Steve Young picked his favorite Super Bowl moment Friday, telling the tale of how he threw six touchdown passes against the Chargers, much to the disappointment of 49ers offensive coordinator Mike Shanahan, who wanted Young to keep pressing till he'd thrown eight.
Next it was Joe Montana's turn to share. There was a pause.
"You can get lost in your memories, huh, Joe?" cracked Young, who won one Super Bowl to Montana's four. "For you and Tom (Brady), it's going to be tough to sift through them all."
Montana and Brady eventually did settle on a favorite Super Bowl moment. So did Aaron Rodgers and Jim Plunkett. All of them shared stories of their worst losses, too, and told tales of obstacles and perseverance — and they kept on talking for the better part of an hour.
That was the point of this remarkable fundraiser at UCSF's Mission Bay campus, where five quarterback legends, all with Bay Area ties, gathered on stage for a single cause. The breakfast event was organized by longtime 49ers offensive lineman Harris Barton, who created Champion Charities with former teammate Ronnie Lott.
Bob Costas moderated the panel, but the quarterbacks hardly needed a handoff. They kept playing off each other — eight Super Bowl MVP trophies clanging together.
Brady, for example, recalled being a little kid in the Candlestick Park stands for the 49ers' famous victory over Dallas in the NFC Championship game. Most people remember that game for "The Catch" — Montana's touchdown pass to Dwight Clark — but Brady remembers it for something else.
"I had to have a foam finger," Brady said. "For the entire half of the game, I kept complaining to my parents that everybody had a foam finger but me. My parents finally broke down and got me one just to shut me up."
Montana followed Brady by recounting the struggles of his first season with the 49ers, when the team finished 2-14. "We were getting fingers," Montana said, turning to Brady. "But they weren't those big ones."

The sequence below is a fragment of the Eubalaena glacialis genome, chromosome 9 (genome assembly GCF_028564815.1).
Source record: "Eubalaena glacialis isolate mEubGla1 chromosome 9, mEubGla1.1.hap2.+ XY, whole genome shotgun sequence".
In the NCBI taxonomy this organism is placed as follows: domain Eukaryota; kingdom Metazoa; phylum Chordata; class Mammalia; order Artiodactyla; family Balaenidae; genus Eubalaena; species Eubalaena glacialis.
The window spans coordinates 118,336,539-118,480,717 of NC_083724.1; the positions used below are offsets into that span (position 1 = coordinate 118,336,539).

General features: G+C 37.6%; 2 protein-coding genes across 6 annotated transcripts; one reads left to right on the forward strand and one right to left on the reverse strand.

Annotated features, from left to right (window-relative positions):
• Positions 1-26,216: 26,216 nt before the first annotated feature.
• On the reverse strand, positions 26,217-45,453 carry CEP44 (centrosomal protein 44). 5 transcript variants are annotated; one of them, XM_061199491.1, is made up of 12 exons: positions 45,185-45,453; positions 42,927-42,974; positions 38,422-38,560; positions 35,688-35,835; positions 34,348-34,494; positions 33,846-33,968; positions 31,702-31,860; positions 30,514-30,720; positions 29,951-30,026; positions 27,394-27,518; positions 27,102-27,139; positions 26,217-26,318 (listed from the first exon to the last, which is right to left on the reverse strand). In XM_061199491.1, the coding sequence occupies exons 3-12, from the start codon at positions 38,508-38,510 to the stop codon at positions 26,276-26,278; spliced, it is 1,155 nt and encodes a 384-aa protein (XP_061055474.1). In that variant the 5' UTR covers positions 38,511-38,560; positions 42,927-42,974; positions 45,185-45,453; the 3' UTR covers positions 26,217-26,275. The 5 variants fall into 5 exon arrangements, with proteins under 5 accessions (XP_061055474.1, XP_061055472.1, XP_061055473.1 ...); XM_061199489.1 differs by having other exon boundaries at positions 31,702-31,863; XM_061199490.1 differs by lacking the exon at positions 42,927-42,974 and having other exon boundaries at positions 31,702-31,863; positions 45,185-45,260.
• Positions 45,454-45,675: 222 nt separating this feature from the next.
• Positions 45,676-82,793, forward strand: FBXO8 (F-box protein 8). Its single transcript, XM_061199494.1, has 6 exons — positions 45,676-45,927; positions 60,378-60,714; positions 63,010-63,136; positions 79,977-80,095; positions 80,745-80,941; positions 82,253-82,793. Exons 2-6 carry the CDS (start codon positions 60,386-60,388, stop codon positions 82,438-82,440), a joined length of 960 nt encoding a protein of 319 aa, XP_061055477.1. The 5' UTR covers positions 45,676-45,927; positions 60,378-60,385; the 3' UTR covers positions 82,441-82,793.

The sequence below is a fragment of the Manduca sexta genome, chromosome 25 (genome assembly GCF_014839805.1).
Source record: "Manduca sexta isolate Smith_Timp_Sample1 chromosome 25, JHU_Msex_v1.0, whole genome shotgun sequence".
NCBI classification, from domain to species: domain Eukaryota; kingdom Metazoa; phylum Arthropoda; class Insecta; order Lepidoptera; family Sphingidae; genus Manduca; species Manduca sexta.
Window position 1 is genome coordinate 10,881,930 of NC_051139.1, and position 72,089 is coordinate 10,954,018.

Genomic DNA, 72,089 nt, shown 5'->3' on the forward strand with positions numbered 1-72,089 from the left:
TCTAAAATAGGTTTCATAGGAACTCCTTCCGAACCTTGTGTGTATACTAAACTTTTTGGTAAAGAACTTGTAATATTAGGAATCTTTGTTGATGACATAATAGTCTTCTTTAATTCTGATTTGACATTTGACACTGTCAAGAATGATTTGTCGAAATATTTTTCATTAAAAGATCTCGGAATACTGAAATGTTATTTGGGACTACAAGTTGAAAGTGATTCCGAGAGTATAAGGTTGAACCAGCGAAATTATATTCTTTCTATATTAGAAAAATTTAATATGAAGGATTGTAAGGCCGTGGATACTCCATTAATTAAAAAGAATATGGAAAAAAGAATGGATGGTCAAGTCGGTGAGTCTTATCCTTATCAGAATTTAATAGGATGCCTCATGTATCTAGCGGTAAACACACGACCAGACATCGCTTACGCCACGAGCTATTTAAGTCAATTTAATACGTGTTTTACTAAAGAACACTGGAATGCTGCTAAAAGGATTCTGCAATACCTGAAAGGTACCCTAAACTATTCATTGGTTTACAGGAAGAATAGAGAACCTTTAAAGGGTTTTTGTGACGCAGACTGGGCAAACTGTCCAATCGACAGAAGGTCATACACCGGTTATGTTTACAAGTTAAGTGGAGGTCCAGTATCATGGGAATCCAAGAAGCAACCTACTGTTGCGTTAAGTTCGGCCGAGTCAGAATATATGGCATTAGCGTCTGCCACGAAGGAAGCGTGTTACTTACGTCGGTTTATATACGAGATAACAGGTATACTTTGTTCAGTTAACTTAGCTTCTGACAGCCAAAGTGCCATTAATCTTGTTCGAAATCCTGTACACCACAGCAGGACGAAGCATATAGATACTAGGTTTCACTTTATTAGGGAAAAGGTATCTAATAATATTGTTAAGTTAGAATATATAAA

Not all the questions came in essay form. The players had fun with some quickies. Inspired by Plunkett's recent hole-in-one, Costas asked the other passers what sport they'd play if it wasn't football. Rodgers, the former Cal star, and Montana went with basketball; Brady chose big-wave surfing. Young went with hockey. ("I always felt that if I knew how to skate, I could have been something in hockey," he said.)
The value they hold most dear? Plunkett, "responsibility"; Rodgers, "courtesy"; Young, "integrity"; Montana, "trust"; and Brady, "a team-first approach."
For all their shared success, they spent almost as much time talking about their failures. Plunkett recalled going from No. 1 draft pick to NFL vagabond, bouncing around for 10 seasons before playing in his first playoff game for the Raiders. "It's a tough road to take, mentally," Plunkett said. "Physically, too. I used to be taller than all these guys."
Montana talked about how Bill Walsh's culture of perfection meant a career of focusing on mistakes. Even after Montana won his first Super Bowl, his dad found him in the training room practically despondent.
"Man, I could have played better," the Super Bowl MVP said.
"Would you shut up and have some fun for once," his dad replied.
Much of Young's angst during his playing days stemmed from the guy sitting to his right on Friday. He recalled how he would get the 49ers playbook before a Wednesday meeting and try to memorize as much as he could in the 15 minutes before meeting the coaches. But during those meetings, Montana always had the right answer — in expansive detail.
"I got more and more frustrated," Young said of those Wednesday sessions. "Finally, I turned to Mike Holmgren, one of the coaches, and said, 'How does Joe do that? He knows everything.'
"And (Holmgren) said: "Because he gets it faxed to him on Tuesday nights."
They laughed again when Brady said: "What's a fax?"